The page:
by Helena Kopecky

This semester is only my fourth teaching at ACC. I have been learning a lot about my students and I have been thinking about the ways I can connect with them and help them learn.

I started the semester open to new things. In the first class meeting, we did a group exercise in which students shared their long-term goals and dreams and brainstormed about how my class was going to help them reach their goals. There was energy, laughter and moments of reflective silence. I liked it and I hoped that my students got something out of it.

Then, just a few weeks later, my students took the first exam. When I saw the average score for one class, I sank into my chair. Upper 60s? Hmmm. In my other section of the same course scores were much higher, so I didn’t think I was simply grading too hard. My best guess was that it was a matter of how the students went about mastering the material, and it seemed as though no matter how much extra credit, in-class exercises, and practice quizzes I did, it wasn’t going to be enough.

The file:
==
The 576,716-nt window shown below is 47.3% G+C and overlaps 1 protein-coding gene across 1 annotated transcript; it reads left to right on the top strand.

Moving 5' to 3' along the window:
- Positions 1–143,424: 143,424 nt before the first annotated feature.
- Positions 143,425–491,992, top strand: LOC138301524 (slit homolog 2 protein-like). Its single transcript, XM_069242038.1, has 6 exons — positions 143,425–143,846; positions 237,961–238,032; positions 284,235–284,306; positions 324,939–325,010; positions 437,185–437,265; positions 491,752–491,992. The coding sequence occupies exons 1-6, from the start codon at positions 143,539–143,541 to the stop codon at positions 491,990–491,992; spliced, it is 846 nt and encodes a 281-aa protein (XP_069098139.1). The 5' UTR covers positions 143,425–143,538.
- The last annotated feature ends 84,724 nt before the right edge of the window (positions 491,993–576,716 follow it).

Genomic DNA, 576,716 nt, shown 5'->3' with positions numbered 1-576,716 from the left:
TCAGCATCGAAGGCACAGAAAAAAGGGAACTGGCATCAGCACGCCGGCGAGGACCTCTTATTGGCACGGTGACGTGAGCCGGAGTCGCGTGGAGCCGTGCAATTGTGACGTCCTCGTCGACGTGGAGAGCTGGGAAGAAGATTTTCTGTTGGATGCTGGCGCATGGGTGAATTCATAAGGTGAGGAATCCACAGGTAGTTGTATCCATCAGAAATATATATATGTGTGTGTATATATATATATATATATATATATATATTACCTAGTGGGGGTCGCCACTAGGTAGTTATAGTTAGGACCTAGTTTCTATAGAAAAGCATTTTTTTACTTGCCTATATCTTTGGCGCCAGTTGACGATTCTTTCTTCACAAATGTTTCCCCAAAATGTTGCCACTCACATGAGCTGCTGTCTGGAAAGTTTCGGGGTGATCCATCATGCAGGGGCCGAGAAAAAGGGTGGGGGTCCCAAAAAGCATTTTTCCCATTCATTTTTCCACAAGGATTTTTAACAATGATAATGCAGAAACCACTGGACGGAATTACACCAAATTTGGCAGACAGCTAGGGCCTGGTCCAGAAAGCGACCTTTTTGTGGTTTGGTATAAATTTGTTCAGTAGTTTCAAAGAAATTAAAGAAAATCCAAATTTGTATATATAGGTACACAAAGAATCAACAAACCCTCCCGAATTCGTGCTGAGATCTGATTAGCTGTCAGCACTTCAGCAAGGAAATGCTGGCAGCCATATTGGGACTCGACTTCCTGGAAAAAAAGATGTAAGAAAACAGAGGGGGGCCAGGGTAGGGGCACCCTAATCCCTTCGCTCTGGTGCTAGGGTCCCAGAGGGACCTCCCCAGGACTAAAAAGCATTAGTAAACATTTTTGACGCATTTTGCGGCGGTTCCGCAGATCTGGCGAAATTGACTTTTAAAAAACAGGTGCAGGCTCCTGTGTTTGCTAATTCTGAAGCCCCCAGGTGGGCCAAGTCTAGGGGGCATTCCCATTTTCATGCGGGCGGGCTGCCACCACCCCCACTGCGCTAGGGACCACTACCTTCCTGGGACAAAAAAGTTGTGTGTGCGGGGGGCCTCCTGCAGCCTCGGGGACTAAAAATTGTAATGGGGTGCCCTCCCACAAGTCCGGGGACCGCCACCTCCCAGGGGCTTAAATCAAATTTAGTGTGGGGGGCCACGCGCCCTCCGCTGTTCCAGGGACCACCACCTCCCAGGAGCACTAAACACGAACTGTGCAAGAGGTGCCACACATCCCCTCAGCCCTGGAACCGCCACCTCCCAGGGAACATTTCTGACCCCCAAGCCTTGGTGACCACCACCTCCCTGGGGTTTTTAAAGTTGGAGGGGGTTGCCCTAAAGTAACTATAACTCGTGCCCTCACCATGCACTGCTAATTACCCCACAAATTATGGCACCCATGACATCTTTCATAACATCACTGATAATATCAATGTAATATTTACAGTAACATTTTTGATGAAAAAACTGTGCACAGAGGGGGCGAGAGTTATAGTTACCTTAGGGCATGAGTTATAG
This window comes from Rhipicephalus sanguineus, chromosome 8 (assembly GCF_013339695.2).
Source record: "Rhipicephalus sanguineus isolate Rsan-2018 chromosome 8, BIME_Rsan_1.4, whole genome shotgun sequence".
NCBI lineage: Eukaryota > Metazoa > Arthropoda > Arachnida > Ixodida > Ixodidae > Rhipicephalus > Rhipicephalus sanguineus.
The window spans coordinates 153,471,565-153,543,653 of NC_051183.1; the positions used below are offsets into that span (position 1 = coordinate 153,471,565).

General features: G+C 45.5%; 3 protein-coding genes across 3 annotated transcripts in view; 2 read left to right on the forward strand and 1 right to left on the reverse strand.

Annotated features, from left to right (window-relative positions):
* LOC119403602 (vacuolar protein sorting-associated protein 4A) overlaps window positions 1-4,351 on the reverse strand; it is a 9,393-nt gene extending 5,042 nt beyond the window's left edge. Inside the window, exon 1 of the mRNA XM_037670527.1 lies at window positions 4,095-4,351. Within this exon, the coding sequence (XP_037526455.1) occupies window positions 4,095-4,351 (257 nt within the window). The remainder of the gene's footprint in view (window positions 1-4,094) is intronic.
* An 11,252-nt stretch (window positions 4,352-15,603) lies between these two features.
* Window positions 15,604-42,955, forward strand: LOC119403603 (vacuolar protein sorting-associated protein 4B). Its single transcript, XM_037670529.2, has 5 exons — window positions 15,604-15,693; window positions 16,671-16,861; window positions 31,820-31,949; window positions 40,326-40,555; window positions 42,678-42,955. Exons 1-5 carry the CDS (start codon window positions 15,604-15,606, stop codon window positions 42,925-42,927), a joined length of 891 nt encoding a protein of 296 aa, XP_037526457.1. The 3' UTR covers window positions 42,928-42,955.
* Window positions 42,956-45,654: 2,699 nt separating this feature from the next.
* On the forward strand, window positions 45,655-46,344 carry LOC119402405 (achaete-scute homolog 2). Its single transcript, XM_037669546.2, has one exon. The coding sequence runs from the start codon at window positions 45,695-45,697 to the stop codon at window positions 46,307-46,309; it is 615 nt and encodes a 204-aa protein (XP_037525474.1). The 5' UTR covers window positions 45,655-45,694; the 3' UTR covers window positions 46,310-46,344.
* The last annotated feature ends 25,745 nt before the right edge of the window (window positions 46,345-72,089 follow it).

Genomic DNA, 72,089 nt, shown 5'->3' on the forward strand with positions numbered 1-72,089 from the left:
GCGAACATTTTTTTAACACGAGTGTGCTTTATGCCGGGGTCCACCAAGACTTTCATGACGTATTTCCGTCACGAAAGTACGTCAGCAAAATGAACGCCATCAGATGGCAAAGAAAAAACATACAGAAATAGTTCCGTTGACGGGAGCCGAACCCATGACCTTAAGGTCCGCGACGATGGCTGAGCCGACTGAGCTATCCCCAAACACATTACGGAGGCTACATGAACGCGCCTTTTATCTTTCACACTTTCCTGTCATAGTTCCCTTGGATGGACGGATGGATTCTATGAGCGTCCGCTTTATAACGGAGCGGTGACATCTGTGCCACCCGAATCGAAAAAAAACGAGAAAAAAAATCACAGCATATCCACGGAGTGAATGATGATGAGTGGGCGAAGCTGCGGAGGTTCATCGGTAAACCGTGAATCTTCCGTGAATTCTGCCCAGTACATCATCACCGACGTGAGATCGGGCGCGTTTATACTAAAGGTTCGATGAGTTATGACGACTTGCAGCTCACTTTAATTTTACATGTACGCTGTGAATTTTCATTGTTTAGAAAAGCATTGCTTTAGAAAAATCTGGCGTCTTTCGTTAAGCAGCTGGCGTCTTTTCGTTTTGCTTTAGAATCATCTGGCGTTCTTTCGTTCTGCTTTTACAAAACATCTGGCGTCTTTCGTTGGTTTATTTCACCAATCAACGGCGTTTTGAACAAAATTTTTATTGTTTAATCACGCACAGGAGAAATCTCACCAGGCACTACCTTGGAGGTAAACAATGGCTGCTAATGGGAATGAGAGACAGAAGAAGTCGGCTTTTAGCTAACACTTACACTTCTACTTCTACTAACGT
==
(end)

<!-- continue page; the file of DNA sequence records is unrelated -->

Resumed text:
This is what led me to launch my very first YouTube channel. I’m no technology genius, but it has been surprisingly easy. The first few videos offer general tips on goal setting and study skills. Since then, I have been adding short videos on lecture material every week. The purpose of these videos is two-fold. First, they offer a review of some of the material covered in the upcoming exam. Second, and perhaps more important, they demonstrate techniques on how to study the material.

My hope was that offering study tips on relevant class material will make trying out new strategies easier. Students can see a demo of how to learn something they need to know. They can then reenact the demo in their own way and decide whether it helped them learn. If a strategy works, they can add it to their tool box. If it doesn’t, they can try a different one.

As of now, my YouTube Channel is just over one month old—still very new. My plan is to get feedback from my students after the second exam about what was helpful and what was not, and to keep making changes as needed. I’m also very open to feedback from my colleagues—if you have any suggestions, please let me know! Nothing I do is the final product, but rather the first of many versions to come. My future YouTube Channel will probably look quite different from what it is today.

If you’d like to visit my YouTube Channel, here is the link: